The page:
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The human back is the large posterior area of the human body, rising from the top of the buttocks to the back of the neck and the shoulders. It is the surface of the body opposite from the chest. The vertebral column runs the length of the back and creates a central area of recession. The breadth of the back is created by the shoulders at the top and the pelvis at the bottom.
Back pain is a common medical condition, generally benign in origin.
The central feature of the human back is the vertebral column, specifically the length from the top of the thoracic vertebrae to the bottom of the lumbar vertebrae, which houses the spinal cord in its spinal canal, and which generally has some curvature that gives shape to the back. The ribcage extends from the spine at the top of the back (with the top of the ribcage corresponding to the T1 vertebra), more than halfway down the length of the back, leaving an area with less protection between the bottom of the ribcage and the hips. The width of the back at the top is defined by the scapula, the broad, flat bones of the shoulders.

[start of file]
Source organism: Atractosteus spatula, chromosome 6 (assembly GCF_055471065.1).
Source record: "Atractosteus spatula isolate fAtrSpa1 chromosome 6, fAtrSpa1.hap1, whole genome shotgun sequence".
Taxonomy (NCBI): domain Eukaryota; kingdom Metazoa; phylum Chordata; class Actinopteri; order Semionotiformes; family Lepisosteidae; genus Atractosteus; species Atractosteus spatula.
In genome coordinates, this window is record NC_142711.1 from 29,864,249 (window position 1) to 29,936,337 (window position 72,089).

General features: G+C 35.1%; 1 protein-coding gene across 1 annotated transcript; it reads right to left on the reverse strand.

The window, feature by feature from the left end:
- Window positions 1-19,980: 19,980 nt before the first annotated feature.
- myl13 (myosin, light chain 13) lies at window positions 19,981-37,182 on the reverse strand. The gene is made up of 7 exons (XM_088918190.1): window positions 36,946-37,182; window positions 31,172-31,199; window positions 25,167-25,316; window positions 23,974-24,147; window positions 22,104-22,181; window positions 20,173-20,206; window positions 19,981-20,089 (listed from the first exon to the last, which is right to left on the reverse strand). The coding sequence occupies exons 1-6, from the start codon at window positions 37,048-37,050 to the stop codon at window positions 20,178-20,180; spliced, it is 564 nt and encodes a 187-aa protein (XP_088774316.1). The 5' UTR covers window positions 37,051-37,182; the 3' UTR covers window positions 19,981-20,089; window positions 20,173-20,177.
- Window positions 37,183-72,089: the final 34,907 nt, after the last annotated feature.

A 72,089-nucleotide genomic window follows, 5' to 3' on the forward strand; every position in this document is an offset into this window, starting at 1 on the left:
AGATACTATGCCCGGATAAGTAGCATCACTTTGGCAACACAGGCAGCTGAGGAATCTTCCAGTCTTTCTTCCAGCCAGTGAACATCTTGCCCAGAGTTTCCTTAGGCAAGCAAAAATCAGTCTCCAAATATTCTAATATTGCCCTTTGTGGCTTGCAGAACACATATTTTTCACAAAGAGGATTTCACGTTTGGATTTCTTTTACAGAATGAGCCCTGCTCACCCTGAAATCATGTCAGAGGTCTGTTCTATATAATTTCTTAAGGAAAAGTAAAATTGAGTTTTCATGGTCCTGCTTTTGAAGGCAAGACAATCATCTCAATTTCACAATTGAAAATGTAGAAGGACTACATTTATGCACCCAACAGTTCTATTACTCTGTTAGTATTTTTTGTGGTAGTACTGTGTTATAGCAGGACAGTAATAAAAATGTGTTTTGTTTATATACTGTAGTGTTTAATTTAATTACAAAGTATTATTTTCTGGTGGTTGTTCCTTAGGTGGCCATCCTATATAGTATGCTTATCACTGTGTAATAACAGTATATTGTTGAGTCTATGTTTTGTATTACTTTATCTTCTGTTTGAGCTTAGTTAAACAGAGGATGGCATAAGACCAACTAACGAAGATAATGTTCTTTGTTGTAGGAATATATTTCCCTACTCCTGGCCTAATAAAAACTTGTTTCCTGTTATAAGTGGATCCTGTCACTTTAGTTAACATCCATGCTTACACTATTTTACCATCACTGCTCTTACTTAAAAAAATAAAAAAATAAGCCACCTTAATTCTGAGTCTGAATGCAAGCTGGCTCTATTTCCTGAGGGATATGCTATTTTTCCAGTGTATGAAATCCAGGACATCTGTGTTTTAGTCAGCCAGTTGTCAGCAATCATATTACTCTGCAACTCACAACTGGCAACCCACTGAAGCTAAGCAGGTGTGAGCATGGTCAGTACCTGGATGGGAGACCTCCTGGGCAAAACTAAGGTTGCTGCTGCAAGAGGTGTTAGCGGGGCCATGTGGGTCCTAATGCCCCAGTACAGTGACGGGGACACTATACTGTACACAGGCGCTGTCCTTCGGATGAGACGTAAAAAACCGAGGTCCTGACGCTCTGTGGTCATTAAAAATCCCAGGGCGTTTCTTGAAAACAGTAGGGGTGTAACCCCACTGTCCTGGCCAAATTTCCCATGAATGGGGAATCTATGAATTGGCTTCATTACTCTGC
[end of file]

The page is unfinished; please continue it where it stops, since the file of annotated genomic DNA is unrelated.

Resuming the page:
The muscles of the back can be divided into three distinct groups; a superficial group, an intermediate group and a deep group.
The superficial group, also known as the appendicular group, is primarily associated with movement of the appendicular skeleton. It is composed of trapezius, latissimus dorsi, rhomboid major, rhomboid minor and levator scapulae. It is innervated by anterior rami of spinal nerves, reflecting its embryological origin outside the back.
The intermediate group is also known as respiratory group as it may serve a respiratory function. It is composed of serratus posterior superior and serratus posterior inferior. Like the superficial group, it is innervated by anterior rami of spinal nerves.
The deep group, also known as the intrinsic group due to its embryological origin in the back, can be further subdivided into four groups:
- Spinotransversales - composed of splenius capitis and splenius cervicis.
- Erector spinae - composed of iliocostalis, longissismus and spinalis
- Transversospinales - composed of semispinalis, multifidus and rotatores